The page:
Page (2 of 3) Quotes: 1 2 3
How we cite the quotes:
Citations follow this format: (Act.Scene.Line). Line numbers correspond to the 2008 Norton edition of the play.
| Quote #4
[…] Although I joy in thee,
I have no joy of this contract to-night:
It is too rash, too unadvised, too sudden;
Too like the lightning, which doth cease to be
Ere one can say 'It lightens.' Sweet, good night!
This bud of love, by summer's ripening breath,
May prove a beauteous flower when next we meet.
Juliet is frightened by the sudden power of her and Romeo's love, and she is worried that it will burn itself out. She decides to say goodnight to him to prolong their love until their next meeting.
| Quote #5
Holy Saint Francis, what a change is here!
Is Rosaline, whom thou didst love so dear,
So soon forsaken? young men's love then lies
Not truly in their hearts, but in their eyes.
Jesu Maria, what a deal of brine
Hath wash'd thy sallow cheeks for Rosaline!
How much salt water thrown away in waste,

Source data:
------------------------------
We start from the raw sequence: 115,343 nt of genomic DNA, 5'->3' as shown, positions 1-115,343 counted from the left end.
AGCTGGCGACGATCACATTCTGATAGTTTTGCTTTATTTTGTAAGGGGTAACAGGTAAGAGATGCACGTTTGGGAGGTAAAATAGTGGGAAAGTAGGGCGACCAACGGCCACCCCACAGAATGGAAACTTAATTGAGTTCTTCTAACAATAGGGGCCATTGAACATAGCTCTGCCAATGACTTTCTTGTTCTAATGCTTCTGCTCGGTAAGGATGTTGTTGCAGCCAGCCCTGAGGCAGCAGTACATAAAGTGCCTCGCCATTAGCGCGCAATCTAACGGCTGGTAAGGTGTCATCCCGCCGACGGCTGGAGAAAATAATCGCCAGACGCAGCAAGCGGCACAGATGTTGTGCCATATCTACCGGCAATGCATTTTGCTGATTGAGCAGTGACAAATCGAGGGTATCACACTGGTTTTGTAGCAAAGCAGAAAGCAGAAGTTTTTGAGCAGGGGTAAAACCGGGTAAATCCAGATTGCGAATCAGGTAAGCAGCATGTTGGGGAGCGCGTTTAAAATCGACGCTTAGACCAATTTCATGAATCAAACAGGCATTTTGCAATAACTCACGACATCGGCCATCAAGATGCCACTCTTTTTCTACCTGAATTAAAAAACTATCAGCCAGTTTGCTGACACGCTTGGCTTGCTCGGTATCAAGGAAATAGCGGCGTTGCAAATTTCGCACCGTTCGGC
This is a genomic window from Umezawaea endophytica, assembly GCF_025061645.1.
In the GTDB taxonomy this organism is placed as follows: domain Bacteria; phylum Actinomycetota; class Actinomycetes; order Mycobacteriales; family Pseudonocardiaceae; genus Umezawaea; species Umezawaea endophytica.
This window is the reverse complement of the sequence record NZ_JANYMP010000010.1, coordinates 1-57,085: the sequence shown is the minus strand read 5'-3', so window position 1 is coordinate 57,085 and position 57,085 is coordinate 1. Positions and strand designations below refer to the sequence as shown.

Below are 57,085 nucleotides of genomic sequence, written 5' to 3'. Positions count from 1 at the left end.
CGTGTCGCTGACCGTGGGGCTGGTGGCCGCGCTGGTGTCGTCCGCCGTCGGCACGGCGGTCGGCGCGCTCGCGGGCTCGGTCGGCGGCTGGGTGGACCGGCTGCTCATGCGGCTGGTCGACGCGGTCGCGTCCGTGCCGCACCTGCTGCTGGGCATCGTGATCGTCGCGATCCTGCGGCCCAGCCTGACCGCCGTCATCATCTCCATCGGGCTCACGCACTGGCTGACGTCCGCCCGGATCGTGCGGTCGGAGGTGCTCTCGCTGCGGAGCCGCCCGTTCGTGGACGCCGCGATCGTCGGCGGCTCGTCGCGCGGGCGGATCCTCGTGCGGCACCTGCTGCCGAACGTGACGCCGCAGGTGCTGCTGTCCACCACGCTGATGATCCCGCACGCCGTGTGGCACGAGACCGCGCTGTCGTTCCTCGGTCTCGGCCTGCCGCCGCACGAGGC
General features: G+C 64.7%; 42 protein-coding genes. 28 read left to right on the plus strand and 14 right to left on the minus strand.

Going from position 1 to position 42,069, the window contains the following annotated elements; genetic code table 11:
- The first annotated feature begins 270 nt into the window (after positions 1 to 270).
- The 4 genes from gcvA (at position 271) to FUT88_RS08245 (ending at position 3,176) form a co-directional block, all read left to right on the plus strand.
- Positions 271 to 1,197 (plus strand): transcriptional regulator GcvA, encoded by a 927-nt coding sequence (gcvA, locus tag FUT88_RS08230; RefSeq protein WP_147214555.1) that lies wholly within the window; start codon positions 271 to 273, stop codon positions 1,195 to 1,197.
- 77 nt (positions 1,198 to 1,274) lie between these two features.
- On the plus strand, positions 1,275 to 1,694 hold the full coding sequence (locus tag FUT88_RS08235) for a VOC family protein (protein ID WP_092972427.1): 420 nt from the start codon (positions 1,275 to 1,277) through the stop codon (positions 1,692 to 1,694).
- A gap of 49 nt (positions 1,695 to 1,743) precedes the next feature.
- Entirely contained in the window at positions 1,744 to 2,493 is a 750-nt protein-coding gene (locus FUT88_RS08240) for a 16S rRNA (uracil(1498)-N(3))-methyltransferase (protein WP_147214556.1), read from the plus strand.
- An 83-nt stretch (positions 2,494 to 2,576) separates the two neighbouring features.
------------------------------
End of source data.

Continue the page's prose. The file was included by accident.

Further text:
To season love, that of it doth not taste!
The sun not yet thy sighs from heaven clears,
Thy old groans ring yet in my ancient ears;
Lo, here upon thy cheek the stain doth sit
Of an old tear that is not wash'd off yet:
If e'er thou wast thyself and these woes thine,
Thou and these woes were all for Rosaline:
And art thou changed? pronounce this sentence then,
Women may fall, when there's no strength in men.
The Friar deems Romeo's love to be meaningless because it is so changeable – mere days ago, Romeo was supposedly in love with Rosaline but now he wants to marry Juliet.
| Quote #6
These violent delights have violent ends
And in their triumph die, like fire and powder,
Which as they kiss consume: the sweetest honey
Is loathsome in his own deliciousness
And in the taste confounds the appetite:
Therefore love moderately; long love doth so;
Too swift arrives as tardy as too slow.
The Friar, who is worried about the long-term consequences of Romeo and Juliet's marriage, warns Romeo that his and Juliet's intense passion may end suddenly and violently, like the flash of gunpowder.
Most Shakespeare critics read Friar Laurence's words as a passage that sums up the nature of Romeo and Juliet's love affair. Caroline Spurgeon writes the following: "There can be no question, I think, that Shakespeare saw the story, in its swift and tragic beauty, as an almost blinding flash of light, suddenly ignited, and swiftly quenched" (Shakespeare's Imagery and What It Tells Us).